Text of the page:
I'm sure it's different every year (and may even differ by country?), but surely there must be a minimum increase salaried workers would have to earn in order to simply break-even, relative to the inflation rate?
There is a thing called the consumer price index (CPI) There is a basket of goods that the people who keep the index basically shop for. It is much more detailed for the sake of accuracy, but bottom line is they shop for the same stuff each year. They measure the difference from year to year and that gives you a pretty good idea of inflation from a regular person point of view.
But it isn't without its faults, people bicker about the methodology and what constitutes the index.
To add to MrChrister's answer: Canada also has a Consumer Price Index (CPI) used to measure inflation that is distinct and separate from that maintained by the United States. There are differences in inflation between the U.S. and Canada because our currencies are different, and there may be different items in the "basket" of goods that constitutes the index.
You can find current information on the Canadian CPI at Statistics Canada, here: Latest release from the Consumer Price Index.
Also, the Bank of Canada – our central bank – maintains a free online Inflation Calculator. The BoC's inflation calculator is handy because you can enter a dollar amount for a past date and it will figure out what that would be in today's dollars. For instance, $100 in 1970 dollars had the same purchasing power (under the CPI) as $561.76 in 2009 dollars!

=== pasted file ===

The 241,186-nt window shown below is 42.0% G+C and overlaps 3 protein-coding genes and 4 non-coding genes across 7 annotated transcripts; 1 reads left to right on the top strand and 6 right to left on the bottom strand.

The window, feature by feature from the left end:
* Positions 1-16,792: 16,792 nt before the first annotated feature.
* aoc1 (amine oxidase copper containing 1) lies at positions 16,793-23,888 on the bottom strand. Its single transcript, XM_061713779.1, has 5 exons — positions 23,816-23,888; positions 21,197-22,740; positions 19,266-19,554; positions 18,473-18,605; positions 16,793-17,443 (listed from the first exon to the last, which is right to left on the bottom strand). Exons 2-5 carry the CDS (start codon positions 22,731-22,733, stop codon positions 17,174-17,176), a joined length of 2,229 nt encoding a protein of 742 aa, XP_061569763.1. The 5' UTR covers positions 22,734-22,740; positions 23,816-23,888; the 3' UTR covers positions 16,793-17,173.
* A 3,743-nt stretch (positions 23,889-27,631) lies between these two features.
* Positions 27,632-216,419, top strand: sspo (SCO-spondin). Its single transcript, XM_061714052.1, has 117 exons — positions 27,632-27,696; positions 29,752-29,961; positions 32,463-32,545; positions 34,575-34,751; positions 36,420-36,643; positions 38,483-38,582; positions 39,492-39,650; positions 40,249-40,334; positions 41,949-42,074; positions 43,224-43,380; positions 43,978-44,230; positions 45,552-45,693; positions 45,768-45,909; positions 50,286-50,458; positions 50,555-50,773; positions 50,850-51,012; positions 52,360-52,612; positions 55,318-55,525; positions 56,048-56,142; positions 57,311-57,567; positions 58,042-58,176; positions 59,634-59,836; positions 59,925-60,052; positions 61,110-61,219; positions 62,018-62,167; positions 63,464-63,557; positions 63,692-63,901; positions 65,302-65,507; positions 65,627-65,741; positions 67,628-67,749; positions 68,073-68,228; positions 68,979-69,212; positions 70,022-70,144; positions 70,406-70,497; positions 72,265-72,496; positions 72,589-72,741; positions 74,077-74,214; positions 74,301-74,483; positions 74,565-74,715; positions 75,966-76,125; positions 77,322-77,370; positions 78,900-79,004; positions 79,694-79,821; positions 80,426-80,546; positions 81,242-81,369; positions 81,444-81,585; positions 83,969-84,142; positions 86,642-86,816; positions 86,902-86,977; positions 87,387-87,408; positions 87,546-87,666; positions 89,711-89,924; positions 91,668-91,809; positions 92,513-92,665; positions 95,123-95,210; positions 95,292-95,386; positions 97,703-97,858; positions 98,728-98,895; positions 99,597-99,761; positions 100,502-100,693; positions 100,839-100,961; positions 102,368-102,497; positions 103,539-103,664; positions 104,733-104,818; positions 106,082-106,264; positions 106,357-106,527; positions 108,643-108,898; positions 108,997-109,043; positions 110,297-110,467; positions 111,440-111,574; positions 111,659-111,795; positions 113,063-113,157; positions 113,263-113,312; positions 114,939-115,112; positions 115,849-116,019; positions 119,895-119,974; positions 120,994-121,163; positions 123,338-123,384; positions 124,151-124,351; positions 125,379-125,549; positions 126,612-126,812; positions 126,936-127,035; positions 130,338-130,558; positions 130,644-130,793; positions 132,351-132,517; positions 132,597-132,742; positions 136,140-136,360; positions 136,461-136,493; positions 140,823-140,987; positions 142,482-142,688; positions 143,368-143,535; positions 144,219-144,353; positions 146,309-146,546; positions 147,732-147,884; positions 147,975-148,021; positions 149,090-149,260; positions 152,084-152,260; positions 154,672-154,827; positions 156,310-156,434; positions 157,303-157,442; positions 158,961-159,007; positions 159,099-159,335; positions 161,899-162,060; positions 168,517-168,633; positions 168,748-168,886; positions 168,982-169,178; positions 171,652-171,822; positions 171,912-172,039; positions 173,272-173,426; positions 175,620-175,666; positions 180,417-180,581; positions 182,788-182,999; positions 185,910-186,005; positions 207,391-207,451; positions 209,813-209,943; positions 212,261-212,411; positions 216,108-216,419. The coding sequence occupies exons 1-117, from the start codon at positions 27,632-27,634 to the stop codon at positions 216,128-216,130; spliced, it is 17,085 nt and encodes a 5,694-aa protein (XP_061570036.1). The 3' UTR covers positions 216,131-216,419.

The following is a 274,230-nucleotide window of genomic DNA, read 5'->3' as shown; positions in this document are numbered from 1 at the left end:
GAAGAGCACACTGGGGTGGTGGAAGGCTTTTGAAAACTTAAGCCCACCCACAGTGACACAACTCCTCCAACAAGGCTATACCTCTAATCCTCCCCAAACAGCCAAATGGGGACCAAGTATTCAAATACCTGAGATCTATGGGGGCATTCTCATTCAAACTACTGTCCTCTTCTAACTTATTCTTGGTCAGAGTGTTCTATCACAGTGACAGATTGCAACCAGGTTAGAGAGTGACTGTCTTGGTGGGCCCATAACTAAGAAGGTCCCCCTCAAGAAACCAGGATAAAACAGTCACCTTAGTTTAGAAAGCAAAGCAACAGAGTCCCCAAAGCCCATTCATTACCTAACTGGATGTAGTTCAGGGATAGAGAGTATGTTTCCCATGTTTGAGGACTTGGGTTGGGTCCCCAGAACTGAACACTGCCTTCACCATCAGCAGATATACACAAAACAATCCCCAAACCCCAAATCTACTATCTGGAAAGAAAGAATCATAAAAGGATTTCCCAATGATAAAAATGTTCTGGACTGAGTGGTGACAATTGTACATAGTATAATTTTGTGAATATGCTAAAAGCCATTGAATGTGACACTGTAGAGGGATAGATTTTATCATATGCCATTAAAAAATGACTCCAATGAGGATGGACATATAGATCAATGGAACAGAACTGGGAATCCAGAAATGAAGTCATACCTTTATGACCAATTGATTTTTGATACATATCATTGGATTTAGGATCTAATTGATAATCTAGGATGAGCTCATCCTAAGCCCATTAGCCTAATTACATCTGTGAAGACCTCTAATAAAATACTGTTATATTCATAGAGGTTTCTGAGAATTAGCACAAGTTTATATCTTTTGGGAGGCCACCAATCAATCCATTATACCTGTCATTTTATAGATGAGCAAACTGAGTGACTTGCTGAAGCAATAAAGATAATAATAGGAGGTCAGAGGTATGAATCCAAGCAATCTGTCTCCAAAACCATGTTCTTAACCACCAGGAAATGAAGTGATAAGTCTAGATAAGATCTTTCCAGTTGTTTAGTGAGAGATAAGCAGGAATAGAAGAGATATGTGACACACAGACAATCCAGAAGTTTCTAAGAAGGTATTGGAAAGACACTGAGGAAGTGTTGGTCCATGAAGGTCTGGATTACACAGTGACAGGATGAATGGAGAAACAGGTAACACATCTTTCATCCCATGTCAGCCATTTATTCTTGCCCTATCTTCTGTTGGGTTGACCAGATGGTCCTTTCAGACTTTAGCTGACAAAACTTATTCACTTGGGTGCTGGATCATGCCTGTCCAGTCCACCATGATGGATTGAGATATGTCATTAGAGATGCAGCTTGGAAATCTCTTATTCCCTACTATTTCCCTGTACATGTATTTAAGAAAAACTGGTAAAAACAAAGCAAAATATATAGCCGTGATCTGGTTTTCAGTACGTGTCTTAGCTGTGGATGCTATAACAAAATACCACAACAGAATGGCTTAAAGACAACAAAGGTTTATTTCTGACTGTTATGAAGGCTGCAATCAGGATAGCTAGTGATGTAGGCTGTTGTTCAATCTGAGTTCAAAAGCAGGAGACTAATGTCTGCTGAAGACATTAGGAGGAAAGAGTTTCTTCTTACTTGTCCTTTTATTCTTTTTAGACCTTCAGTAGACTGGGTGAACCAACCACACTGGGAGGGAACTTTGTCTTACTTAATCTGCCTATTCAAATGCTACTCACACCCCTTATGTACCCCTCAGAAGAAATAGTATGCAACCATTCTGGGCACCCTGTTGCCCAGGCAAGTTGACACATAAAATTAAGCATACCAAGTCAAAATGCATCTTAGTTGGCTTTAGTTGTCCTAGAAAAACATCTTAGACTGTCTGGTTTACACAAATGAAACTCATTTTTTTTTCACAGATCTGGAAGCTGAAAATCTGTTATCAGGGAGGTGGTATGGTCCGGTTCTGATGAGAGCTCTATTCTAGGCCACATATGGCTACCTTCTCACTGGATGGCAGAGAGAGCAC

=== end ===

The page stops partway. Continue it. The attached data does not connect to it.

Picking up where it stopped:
And you're right – if you get a salary increase that is less than the rate of inflation, then in theory you have lost purchasing power. So, anybody really looking for a raise ought to make an effort to get more than the increase in CPI. Of course, some employers are counting on you not knowing that, because any increase that's less than CPI is effectively a salary decrease; which could mean more profit for them, if they are able to increase their prices / revenues at inflation or better.
FYI...prices don't always go up. Inflation is a monetary phenomenon. I'm simplifying greatly here: if more money is printed (or the money supply increases through fractional reserve banking) and it is chasing the same amount of goods then prices will go up. Conversely, if money is held constant and the economy becomes more productive, producing more goods, then a constant amount of money is chasing an increasing amount of goods and prices go down.
After the Civil War the greenback went back to being on a gold standard in 1879. After 1879 greenbacks could be redeemed for gold. Gold restricts money growth since it is difficult to obtain.
Here are the price and wage indexes from 1869 - 1889 (from here):
Notice from 1879 to 1889 that wholesale and consumer prices fall but wages start to increase. Imagine your salary staying the same (or even increasing) but the prices of items falling.
Still don't think inflation is a monetary phenomenon? Here is a CPI chart from 1800 to 2007:
Notice how the curve starts to go drastically up around 1970. What happen then? The US dollar went off the gold-exchange standard and the US dollar became a purely fiat currency backed by nothing but government decree which allows the Federal Reserve to print money ad nauseum.